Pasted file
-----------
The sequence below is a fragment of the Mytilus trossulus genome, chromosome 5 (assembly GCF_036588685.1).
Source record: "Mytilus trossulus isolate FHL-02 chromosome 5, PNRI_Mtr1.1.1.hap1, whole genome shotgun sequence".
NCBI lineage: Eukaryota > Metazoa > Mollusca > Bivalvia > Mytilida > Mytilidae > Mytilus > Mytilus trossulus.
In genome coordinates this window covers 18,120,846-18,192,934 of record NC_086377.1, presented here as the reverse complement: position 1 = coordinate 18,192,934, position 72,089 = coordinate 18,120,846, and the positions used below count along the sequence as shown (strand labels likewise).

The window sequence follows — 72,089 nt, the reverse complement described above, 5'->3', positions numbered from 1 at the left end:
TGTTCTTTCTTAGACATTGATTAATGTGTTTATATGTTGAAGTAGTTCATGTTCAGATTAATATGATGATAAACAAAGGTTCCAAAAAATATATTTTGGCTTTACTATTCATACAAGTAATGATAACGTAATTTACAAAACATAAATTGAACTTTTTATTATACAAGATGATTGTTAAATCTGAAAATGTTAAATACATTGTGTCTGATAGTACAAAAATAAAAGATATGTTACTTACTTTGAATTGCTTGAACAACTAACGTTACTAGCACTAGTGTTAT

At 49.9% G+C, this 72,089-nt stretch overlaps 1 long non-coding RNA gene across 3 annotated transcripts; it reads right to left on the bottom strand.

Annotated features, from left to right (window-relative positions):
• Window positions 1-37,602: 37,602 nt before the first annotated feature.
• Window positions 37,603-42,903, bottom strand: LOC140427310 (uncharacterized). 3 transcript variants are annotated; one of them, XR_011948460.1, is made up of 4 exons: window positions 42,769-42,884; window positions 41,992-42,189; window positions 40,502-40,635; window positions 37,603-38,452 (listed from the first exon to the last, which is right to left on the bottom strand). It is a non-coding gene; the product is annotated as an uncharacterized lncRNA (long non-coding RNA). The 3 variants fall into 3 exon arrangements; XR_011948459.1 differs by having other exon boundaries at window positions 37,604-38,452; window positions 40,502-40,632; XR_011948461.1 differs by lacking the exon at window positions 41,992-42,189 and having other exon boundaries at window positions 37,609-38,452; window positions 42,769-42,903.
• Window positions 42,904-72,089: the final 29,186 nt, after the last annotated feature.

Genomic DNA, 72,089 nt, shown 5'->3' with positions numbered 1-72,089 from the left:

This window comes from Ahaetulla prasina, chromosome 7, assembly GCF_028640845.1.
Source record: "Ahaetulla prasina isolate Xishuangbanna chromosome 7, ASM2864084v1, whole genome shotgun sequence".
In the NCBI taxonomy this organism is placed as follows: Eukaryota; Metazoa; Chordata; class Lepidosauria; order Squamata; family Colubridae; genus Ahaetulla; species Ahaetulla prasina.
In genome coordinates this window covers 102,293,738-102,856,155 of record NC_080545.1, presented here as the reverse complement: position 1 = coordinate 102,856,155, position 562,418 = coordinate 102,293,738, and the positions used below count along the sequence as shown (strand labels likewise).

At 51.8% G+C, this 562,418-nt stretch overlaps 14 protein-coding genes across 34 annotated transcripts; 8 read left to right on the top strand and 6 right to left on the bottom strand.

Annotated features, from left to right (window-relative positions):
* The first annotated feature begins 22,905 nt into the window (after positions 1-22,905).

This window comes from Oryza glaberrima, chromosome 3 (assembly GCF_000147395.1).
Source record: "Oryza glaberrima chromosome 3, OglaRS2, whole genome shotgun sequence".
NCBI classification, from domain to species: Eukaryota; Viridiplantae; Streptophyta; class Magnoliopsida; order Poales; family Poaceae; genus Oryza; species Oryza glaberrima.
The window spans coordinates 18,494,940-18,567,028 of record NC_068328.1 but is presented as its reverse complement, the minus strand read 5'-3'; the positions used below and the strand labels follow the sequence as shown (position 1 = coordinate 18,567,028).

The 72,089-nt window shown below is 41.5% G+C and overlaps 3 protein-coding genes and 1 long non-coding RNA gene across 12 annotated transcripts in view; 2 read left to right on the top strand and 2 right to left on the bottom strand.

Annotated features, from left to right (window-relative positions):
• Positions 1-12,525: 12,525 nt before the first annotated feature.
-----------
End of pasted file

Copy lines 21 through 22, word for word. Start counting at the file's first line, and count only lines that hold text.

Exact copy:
Source record: "Oryza glaberrima chromosome 3, OglaRS2, whole genome shotgun sequence".
NCBI classification, from domain to species: Eukaryota; Viridiplantae; Streptophyta; class Magnoliopsida; order Poales; family Poaceae; genus Oryza; species Oryza glaberrima.